RNA



X-ray crystallographic observation of “in-line” and “adjacent” conformations in a bulged self-cleaving RNA/DNA hybrid


VALENTINA  TERESHKO a1, SCOT T.  WALLACE a2, NASSIM  USMAN a3, FRANCINE E.  WINCOTT a3 and MARTIN  EGLI a1c1
a1 Department of Biological Sciences, Vanderbilt University, Nashville, Tennessee 37235, USA
a2 Department of Molecular Biology, Intercell G.m.b.H., A-1030 Vienna, Austria
a3 Department of Chemistry and Biochemistry, Ribozyme Pharmaceuticals Inc., Boulder, Colorado 80301, USA

Abstract

The RNA strand in an RNA/DNA duplex with unpaired ribonucleotides can undergo self-cleavage at bulge sites in the presence of a variety of divalent metal ions (Hüsken et al., Biochemistry, 1996, 35:16591–16600). Transesterification proceeds via an in-line mechanism, with the 2′-OH of the bulged nucleotide attacking the 3′-adjacent phosphate group. The site-specificity of the reaction is most likely a consequence of the greater local conformational freedom of the RNA backbone in the bulge region. A standard A-form backbone geometry prohibits formation of an in-line arrangement between 2′-oxygen and phosphate. However, the backbone in the region of an unpaired nucleotide appears to be conducive to an in-line approach. Therefore, the bulge-mediated phosphoryl transfer reaction represents one of the simplest RNA self-cleavage systems. Here we focus on the conformational features of the RNA that underlie site-specific cleavage. The structures of an RNA/DNA duplex with single ribo-adenosyl bulges were analyzed in two crystal forms, permitting observation of 10 individual conformations of the RNA bulge moiety. The bulge geometries cover a range of relative arrangements between the 2′-oxygen of the bulged nucleotide and the P-O5′ bond (including adjacent and near in-line) and give a detailed picture of the conformational changes necessary to line up the 2′-OH nucleophile and scissile bond. Although metal ions are of crucial importance in the catalysis of analogous cleavage reactions by ribozymes, it is clear that local strain or conformational flexibility in the RNA also affect cleavage selectivity and rate (Soukup & Breaker, RNA, 1999, 5:1308–1325). The geometries of the RNA bulges frozen out in the crystals provide snapshots along the reaction pathway prior to the transition state of the phosphoryl transfer reaction.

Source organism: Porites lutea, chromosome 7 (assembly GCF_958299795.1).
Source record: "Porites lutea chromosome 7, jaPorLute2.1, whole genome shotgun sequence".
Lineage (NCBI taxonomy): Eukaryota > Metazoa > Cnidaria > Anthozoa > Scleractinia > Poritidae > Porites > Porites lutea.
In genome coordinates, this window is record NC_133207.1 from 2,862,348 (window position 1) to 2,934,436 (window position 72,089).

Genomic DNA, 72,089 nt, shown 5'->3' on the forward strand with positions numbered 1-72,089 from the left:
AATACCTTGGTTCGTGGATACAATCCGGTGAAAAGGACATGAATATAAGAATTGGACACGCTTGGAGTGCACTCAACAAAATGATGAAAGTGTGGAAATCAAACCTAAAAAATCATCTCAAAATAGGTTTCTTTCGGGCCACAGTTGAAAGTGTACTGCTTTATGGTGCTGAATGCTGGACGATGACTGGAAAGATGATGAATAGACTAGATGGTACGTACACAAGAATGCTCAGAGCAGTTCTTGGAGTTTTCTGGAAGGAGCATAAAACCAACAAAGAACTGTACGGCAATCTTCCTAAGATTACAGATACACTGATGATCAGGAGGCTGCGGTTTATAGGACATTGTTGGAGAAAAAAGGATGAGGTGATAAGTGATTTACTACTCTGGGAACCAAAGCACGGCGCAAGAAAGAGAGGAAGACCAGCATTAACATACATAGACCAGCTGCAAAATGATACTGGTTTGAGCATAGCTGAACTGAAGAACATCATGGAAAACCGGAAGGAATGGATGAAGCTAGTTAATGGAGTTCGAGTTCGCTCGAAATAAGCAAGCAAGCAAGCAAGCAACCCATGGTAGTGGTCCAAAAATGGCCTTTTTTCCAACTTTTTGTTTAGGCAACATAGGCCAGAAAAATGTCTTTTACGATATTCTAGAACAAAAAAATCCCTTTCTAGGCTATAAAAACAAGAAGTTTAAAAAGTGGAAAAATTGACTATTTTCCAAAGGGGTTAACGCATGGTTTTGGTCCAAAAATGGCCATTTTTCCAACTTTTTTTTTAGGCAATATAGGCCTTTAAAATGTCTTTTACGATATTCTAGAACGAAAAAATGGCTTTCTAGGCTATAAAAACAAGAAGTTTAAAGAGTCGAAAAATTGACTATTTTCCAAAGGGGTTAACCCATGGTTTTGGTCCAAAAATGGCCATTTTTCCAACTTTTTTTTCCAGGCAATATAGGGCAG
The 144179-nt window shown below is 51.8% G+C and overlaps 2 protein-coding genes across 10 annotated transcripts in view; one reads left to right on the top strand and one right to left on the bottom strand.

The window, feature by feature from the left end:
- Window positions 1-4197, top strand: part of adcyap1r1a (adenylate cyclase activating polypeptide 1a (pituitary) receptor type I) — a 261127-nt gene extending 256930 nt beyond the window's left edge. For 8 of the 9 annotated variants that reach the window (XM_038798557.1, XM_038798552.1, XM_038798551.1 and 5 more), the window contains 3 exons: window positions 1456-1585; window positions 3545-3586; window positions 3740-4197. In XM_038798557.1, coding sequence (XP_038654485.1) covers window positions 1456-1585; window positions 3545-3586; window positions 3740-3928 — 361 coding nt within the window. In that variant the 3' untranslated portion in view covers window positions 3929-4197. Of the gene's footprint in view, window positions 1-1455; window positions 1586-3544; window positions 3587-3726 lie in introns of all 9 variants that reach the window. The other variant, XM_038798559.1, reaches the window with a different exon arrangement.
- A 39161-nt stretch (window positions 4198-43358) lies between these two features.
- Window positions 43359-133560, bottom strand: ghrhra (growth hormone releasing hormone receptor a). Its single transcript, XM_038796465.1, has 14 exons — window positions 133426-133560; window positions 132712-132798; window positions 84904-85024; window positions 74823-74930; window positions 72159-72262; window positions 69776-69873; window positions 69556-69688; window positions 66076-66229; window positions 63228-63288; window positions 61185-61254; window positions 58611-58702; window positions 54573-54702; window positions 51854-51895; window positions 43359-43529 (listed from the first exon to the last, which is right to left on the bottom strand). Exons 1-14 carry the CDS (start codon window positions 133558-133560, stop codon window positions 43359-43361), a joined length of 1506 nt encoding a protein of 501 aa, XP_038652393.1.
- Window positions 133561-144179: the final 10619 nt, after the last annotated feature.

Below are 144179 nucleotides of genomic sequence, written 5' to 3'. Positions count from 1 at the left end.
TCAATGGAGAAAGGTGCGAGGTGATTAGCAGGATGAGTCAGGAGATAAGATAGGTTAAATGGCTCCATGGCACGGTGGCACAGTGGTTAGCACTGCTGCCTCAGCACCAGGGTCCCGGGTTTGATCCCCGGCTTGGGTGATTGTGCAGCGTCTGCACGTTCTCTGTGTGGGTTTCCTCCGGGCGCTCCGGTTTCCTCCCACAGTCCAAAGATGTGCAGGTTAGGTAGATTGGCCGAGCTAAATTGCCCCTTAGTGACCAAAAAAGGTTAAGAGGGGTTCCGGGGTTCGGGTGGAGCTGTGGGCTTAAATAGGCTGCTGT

(Received September 22 2000)
(Revised October 23 2000)
(Accepted November 28 2000)


Key Words: DNA; hydrogen bonding; nucleotide bulge; phosphoryl transfer; ribozyme; RNA; X-ray crystallography.

Correspondence:
c1 Reprint requests to: Martin Egli, Department of Biological Sciences, Vanderbilt University, Nashville, Tennessee 37235, USA; e-mail: martin.egli@vanderbilt.edu.